Why do we believe the climate is changing?
Hurricanes and Climate Change
Tropical cyclones form over tropical oceans where sea surface temperatures (SSTs) are greater than about 80°F. When the maximum sustained near-surface wind speed exceeds 74 miles per hour (33 meters per second) these storms are called hurricanes in the Atlantic Ocean, typhoons in the Pacific Ocean, and cyclones in the Indian Ocean. The fuel that drives tropical cyclones is the heat released as rain forms when water vapor, evaporated from the warm ocean, condenses. Two of the factors that promote intensification of tropical storms - tropical ocean heat content and water vapor - have both increased over the past several decades.
Human activities, such as burning fossil fuels and clearing forests, have caused carbon dioxide (CO²) levels in the atmosphere to become significantly higher than at any time during the past 650,000 years, and probably much longer. CO2; and other greenhouse gases trap heat in the lower atmosphere, warming land and ocean, and therefore raise temperatures and/or dry out the surface. Observations show that the world's oceans are warming down to at least 1500 feet depth. In particular, the SSTs in the critical region for hurricanes are increasing largely because of global warming. As this warming occurs the oceans expand and raise sea level. Melting land ice also raises sea level, currently at a rate of 1.5 inches over the past 12 years. Rising seas means that storm surges ride on a higher base level, turning even relatively minor storms into more flood events thereby increasing storm damage along coasts.
Many factors influence tropical cyclone behavior, and three factors can cause them to intensify:
- warm ocean temperatures,
- relatively unstable atmosphere with little wind shear, and
- high water vapor content.
An important process driving a tropical cyclone is the evaporation of moisture from the ocean's warm surface into the atmosphere.
Warm air can hold more water vapor than cold air, by 4% per 1°F increase in temperature. Observations of water vapor content within the atmosphere over the oceans exhibit an increase estimated to be 4% since 1970. On the other hand, unfavorable winds and especially wind shear in the atmosphere can prevent a disturbance from developing into a vortex. ENSO and variations in monsoons as well as other factors also affect where storms form and track. Other factors that diminish a tropical cyclone include moving over or churning up colder ocean water, dry air migrating to the hurricane's core, and moving over land, which creates high frictional drag.
While attention has often been focussed simply on the frequency or number of storms, the intensity, size and duration likely matter more. The power dissipation of a storm is proportional to the wind speed cubed, as the main dissipation is from surface friction and wind stress effects, and is measured by a Power Dissipation Index (PDI). Consequently, the effects of these storms are highly nonlinear and one big storm may have much greater impacts on the environment and climate system than several smaller storms. For land-falling tropical cyclones the damage from winds, flooding and storm surges are especially of concern, but often depend more on human factors, including whether people place themselves in harms way, their vulnerability, and their resilience through such things as building codes.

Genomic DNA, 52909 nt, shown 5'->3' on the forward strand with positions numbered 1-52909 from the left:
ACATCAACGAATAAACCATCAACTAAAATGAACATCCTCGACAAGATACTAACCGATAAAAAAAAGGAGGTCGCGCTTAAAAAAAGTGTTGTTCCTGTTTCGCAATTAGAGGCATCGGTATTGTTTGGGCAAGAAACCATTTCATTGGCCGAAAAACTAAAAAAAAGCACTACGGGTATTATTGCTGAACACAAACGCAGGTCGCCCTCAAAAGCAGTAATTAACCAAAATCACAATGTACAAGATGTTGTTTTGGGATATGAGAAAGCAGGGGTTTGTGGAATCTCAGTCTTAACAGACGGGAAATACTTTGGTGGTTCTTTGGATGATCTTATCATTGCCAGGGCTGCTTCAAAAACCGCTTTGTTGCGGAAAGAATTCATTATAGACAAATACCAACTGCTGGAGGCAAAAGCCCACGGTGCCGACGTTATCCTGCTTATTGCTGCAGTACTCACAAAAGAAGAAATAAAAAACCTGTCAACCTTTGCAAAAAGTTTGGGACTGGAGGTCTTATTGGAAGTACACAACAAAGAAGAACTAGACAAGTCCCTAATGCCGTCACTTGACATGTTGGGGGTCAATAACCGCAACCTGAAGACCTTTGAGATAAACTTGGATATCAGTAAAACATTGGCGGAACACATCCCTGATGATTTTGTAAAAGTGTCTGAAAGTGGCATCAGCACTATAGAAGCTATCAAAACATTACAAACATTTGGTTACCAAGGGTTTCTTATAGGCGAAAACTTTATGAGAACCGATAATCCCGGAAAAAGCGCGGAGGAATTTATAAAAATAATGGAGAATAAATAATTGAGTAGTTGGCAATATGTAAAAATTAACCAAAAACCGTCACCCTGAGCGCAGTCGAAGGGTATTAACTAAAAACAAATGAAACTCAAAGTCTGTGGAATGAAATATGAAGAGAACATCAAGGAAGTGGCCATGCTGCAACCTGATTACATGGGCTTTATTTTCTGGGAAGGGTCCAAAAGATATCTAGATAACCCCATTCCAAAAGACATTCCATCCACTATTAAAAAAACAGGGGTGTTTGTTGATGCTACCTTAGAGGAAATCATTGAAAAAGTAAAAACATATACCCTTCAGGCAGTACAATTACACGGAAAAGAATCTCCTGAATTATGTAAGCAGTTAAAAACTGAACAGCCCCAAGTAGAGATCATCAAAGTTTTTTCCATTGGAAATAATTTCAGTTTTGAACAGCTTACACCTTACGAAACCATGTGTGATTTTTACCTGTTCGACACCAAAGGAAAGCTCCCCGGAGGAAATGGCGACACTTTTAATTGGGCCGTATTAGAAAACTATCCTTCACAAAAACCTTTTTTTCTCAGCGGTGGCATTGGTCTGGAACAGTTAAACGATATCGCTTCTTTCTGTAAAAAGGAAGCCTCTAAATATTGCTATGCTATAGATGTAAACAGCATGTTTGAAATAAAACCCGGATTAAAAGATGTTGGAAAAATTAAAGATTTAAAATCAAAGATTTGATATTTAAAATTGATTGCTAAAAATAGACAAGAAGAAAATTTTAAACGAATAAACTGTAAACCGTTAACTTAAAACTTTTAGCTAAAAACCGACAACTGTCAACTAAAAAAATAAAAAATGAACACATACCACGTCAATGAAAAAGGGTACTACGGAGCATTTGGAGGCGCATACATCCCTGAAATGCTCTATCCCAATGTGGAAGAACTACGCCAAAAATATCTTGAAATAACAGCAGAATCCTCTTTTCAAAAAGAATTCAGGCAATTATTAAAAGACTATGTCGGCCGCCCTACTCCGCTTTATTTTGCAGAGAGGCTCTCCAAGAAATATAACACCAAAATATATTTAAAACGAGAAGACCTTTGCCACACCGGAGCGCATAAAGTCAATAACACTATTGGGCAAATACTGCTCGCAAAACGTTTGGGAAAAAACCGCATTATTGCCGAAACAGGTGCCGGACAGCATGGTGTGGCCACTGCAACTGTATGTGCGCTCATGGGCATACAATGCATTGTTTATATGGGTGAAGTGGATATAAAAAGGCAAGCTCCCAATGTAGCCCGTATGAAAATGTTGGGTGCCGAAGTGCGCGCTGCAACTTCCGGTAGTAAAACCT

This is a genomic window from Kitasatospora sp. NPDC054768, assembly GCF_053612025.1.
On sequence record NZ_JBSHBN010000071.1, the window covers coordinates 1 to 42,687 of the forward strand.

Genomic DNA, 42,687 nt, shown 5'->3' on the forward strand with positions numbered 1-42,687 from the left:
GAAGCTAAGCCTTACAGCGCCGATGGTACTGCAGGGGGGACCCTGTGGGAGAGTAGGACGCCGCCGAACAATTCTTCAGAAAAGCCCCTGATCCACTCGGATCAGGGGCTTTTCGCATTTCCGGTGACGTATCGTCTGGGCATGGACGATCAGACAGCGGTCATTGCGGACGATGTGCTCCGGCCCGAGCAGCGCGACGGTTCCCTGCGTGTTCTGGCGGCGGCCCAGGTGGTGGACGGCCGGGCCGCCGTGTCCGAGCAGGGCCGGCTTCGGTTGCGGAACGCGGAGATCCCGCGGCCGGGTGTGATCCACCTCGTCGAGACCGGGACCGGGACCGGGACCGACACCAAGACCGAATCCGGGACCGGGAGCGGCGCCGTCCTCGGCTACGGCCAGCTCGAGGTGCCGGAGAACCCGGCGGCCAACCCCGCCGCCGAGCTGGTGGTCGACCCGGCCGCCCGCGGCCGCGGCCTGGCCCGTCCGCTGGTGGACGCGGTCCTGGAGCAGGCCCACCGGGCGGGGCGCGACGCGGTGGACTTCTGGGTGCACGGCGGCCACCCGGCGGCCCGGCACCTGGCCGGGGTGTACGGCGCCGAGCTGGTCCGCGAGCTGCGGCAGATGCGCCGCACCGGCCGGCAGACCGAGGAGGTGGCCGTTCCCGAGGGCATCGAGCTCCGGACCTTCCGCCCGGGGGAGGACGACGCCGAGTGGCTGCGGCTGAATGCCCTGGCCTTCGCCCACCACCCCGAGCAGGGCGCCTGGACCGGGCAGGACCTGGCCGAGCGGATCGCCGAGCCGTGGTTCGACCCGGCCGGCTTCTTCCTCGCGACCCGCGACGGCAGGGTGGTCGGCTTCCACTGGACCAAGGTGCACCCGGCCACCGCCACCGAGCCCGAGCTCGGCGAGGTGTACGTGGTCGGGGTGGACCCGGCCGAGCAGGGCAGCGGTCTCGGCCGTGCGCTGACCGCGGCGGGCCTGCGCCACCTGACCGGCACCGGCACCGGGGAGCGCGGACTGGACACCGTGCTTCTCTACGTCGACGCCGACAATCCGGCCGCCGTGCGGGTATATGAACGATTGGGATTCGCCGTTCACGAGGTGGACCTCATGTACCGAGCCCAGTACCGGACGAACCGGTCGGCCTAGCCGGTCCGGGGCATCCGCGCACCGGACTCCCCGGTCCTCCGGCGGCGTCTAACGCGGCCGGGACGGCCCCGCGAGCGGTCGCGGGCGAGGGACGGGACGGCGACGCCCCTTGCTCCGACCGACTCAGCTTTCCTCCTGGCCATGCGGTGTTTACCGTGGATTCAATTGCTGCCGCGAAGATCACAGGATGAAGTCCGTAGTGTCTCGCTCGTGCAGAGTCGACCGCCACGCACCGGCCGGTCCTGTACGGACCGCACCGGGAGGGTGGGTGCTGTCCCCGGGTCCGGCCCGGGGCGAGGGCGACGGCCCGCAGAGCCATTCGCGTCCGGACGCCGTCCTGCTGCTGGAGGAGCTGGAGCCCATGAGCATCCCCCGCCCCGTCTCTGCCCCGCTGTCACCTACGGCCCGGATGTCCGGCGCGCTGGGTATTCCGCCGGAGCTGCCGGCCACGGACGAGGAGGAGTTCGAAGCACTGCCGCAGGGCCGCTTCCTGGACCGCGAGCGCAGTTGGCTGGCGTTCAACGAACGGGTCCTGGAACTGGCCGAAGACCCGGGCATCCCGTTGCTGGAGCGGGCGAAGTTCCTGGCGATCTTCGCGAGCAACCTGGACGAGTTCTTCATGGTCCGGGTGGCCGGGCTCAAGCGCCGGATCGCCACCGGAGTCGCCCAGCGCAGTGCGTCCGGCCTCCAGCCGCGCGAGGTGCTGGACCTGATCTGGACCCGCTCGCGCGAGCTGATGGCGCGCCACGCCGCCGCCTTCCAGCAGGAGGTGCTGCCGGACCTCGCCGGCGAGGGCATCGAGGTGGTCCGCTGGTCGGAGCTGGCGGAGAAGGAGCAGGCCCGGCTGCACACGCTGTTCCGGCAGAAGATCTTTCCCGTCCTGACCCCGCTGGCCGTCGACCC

Changes in tropical cyclones are difficult to track prior to the satellite era (about 1970) except over the Atlantic, where aircraft surveillance produces reliable reports back to about 1944. Recent studies of the post-1970 period show clearly that the destructive power of tropical cyclones has increased by 70% in the Atlantic and Pacific, owing to increases in intensity and duration. The changes in the power destructive index are very highly correlated with SSTs in the critical region where tropical cyclones form, adding confidence that the result is real. Another study revealed that the global percentage of category 4 and 5 hurricanes have increased over the past 30 years, again correlating with the rise in sea surface temperatures in the tropical cyclone generation regions. Researchers have also suggested that some category 4 and 5 tropical cyclones may have been underestimated previously, but results are large enough and so strongly related to the SST changes that they are thought to be robust to the data uncertainties. Another recent study determined factors for the bonanza 2005 North Atlantic record breaking season and found that North Atlantic SSTs were 0.92°C above normal: less than 0.1°C arose from the regional Atlantic Multidecadal Oscillation, while 0.2°C came from the earlier 2004-2005 El NiÃ±o, and 0.45°C from global warming. The remainder arose from normal weather variations.
The record breaking numbers of named storms in 2005, the record number of hurricanes, and the unprecedented 4 category 5 storms along with record damage, most notably from Katrina, is part of the upward trend toward much more active hurricane seasons in the North Atlantic since 1995. Given the loss of life and the huge costs of rebuilding from the cleanup hurricanes, it is essential to do whatever we can to avoid dangerous warming and preserve healthy and prosperous coastal communities for ourselves and our children. It is crucial that we combine aggressive emission reduction efforts with improved measures to protect coastal communities. These measures-including building codes, storm drainage plans, and preservation and restoration of wetlands, dunes, and barrier islands-must be designed to cope with both increasing sea level rise and greater storm intensity due to global warming.
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